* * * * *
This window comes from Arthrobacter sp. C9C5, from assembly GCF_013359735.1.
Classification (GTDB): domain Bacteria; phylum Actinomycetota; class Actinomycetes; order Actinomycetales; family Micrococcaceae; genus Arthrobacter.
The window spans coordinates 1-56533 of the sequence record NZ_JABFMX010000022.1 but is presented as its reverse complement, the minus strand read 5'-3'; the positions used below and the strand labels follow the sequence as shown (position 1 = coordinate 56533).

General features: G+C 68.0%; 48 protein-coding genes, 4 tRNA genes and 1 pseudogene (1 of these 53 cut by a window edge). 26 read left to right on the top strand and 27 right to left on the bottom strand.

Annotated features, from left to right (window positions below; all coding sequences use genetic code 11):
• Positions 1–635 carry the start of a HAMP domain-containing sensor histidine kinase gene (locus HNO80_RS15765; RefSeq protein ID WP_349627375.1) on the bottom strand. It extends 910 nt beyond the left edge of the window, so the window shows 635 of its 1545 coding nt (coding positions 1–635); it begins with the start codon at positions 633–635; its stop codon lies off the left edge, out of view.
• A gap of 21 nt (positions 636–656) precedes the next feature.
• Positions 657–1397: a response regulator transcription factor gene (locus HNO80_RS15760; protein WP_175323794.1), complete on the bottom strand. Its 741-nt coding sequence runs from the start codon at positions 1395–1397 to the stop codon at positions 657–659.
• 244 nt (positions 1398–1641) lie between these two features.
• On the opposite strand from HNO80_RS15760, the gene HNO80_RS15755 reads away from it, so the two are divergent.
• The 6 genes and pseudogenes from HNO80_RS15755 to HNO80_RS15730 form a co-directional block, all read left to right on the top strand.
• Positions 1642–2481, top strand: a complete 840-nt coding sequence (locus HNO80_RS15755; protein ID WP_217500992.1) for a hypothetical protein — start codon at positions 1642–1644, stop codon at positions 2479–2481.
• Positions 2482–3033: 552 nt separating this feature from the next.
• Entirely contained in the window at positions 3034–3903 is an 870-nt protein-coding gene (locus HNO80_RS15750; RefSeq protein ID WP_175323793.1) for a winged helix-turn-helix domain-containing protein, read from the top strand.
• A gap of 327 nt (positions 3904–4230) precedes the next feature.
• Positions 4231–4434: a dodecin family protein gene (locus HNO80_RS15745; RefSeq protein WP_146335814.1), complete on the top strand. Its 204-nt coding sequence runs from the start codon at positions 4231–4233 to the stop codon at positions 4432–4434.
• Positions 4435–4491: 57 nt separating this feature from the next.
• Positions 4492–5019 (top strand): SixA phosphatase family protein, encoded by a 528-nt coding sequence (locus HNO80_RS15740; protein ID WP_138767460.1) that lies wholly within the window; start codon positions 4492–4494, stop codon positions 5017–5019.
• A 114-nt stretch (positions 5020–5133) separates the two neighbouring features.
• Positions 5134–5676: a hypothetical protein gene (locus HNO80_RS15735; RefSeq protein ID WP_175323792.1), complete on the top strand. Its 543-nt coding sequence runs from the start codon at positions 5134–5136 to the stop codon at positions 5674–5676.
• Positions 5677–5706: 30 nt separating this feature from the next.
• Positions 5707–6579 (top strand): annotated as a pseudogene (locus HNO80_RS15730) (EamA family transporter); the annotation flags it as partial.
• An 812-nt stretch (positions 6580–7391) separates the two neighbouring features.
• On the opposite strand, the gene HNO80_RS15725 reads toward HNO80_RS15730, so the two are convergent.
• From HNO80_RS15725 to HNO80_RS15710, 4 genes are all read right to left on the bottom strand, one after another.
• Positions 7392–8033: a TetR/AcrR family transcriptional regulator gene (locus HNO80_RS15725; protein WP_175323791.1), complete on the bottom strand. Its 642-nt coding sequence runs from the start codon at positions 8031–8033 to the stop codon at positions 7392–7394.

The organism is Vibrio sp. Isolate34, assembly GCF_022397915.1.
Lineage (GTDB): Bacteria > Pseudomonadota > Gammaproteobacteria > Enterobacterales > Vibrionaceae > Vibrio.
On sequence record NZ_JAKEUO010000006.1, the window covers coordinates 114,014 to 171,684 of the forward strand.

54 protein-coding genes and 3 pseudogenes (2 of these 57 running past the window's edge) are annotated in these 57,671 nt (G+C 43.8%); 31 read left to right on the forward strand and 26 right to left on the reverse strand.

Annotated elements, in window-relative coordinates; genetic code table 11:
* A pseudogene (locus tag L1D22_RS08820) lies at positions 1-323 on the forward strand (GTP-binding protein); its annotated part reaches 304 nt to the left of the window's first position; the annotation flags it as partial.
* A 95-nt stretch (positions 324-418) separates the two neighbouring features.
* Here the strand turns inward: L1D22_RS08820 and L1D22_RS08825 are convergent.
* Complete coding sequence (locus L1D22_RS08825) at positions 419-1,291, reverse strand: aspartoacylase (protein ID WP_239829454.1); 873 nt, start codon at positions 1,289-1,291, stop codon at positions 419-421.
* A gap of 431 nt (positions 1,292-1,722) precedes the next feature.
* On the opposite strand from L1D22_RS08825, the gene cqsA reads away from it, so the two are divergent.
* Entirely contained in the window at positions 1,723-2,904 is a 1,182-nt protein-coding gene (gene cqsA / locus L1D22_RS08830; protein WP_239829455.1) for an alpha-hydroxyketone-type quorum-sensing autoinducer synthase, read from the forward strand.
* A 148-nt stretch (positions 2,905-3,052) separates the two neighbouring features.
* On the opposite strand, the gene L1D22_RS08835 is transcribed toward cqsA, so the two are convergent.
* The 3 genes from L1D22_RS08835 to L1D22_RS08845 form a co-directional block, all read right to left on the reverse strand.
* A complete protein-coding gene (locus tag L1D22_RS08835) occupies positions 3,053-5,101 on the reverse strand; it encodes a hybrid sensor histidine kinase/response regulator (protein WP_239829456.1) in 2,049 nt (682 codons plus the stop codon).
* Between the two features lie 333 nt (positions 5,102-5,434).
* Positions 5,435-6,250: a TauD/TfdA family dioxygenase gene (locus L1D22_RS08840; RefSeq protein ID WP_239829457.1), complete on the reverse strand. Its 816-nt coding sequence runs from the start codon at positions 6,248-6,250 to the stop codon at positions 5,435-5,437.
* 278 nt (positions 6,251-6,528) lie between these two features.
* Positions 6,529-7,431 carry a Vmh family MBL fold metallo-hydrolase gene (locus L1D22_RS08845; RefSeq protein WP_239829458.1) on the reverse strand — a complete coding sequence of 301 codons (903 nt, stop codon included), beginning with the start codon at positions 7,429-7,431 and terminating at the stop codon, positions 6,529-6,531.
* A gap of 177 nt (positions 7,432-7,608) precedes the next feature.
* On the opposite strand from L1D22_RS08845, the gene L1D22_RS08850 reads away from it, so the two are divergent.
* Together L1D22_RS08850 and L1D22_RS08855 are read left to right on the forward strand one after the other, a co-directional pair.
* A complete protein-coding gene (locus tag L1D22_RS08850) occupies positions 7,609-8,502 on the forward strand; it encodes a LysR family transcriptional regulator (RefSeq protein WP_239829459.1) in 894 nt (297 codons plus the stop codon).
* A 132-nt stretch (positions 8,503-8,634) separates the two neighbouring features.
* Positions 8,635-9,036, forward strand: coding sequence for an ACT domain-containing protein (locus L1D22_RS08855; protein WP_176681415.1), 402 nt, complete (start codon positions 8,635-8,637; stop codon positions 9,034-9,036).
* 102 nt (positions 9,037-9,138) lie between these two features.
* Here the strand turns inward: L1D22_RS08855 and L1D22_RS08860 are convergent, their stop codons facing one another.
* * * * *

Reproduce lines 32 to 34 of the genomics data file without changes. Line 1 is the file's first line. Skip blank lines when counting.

* A pseudogene (locus tag L1D22_RS08820) lies at positions 1-323 on the forward strand (GTP-binding protein); its annotated part reaches 304 nt to the left of the window's first position; the annotation flags it as partial.
* A 95-nt stretch (positions 324-418) separates the two neighbouring features.
* Here the strand turns inward: L1D22_RS08820 and L1D22_RS08825 are convergent.